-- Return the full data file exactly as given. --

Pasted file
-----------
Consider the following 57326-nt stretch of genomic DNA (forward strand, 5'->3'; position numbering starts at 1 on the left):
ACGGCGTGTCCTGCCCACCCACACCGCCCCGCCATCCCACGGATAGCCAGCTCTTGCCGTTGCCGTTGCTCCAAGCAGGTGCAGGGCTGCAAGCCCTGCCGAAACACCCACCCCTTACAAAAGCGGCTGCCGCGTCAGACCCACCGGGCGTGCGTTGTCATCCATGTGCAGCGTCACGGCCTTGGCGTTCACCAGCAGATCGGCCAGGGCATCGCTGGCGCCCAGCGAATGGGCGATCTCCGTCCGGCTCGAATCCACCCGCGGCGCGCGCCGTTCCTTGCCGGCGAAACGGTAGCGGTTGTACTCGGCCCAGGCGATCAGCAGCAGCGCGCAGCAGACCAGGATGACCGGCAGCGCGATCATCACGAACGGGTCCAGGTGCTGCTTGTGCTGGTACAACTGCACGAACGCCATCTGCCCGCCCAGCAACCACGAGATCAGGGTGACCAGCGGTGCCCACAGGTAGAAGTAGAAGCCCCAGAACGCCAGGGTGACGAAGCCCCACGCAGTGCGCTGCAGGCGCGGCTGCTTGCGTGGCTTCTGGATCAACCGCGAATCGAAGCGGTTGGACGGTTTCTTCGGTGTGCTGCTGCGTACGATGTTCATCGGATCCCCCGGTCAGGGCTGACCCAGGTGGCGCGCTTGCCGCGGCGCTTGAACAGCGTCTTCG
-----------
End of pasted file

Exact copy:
Consider the following 57326-nt stretch of genomic DNA (forward strand, 5'->3'; position numbering starts at 1 on the left):
ACGGCGTGTCCTGCCCACCCACACCGCCCCGCCATCCCACGGATAGCCAGCTCTTGCCGTTGCCGTTGCTCCAAGCAGGTGCAGGGCTGCAAGCCCTGCCGAAACACCCACCCCTTACAAAAGCGGCTGCCGCGTCAGACCCACCGGGCGTGCGTTGTCATCCATGTGCAGCGTCACGGCCTTGGCGTTCACCAGCAGATCGGCCAGGGCATCGCTGGCGCCCAGCGAATGGGCGATCTCCGTCCGGCTCGAATCCACCCGCGGCGCGCGCCGTTCCTTGCCGGCGAAACGGTAGCGGTTGTACTCGGCCCAGGCGATCAGCAGCAGCGCGCAGCAGACCAGGATGACCGGCAGCGCGATCATCACGAACGGGTCCAGGTGCTGCTTGTGCTGGTACAACTGCACGAACGCCATCTGCCCGCCCAGCAACCACGAGATCAGGGTGACCAGCGGTGCCCACAGGTAGAAGTAGAAGCCCCAGAACGCCAGGGTGACGAAGCCCCACGCAGTGCGCTGCAGGCGCGGCTGCTTGCGTGGCTTCTGGATCAACCGCGAATCGAAGCGGTTGGACGGTTTCTTCGGTGTGCTGCTGCGTACGATGTTCATCGGATCCCCCGGTCAGGGCTGACCCAGGTGGCGCGCTTGCCGCGGCGCTTGAACAGCGTCTTCG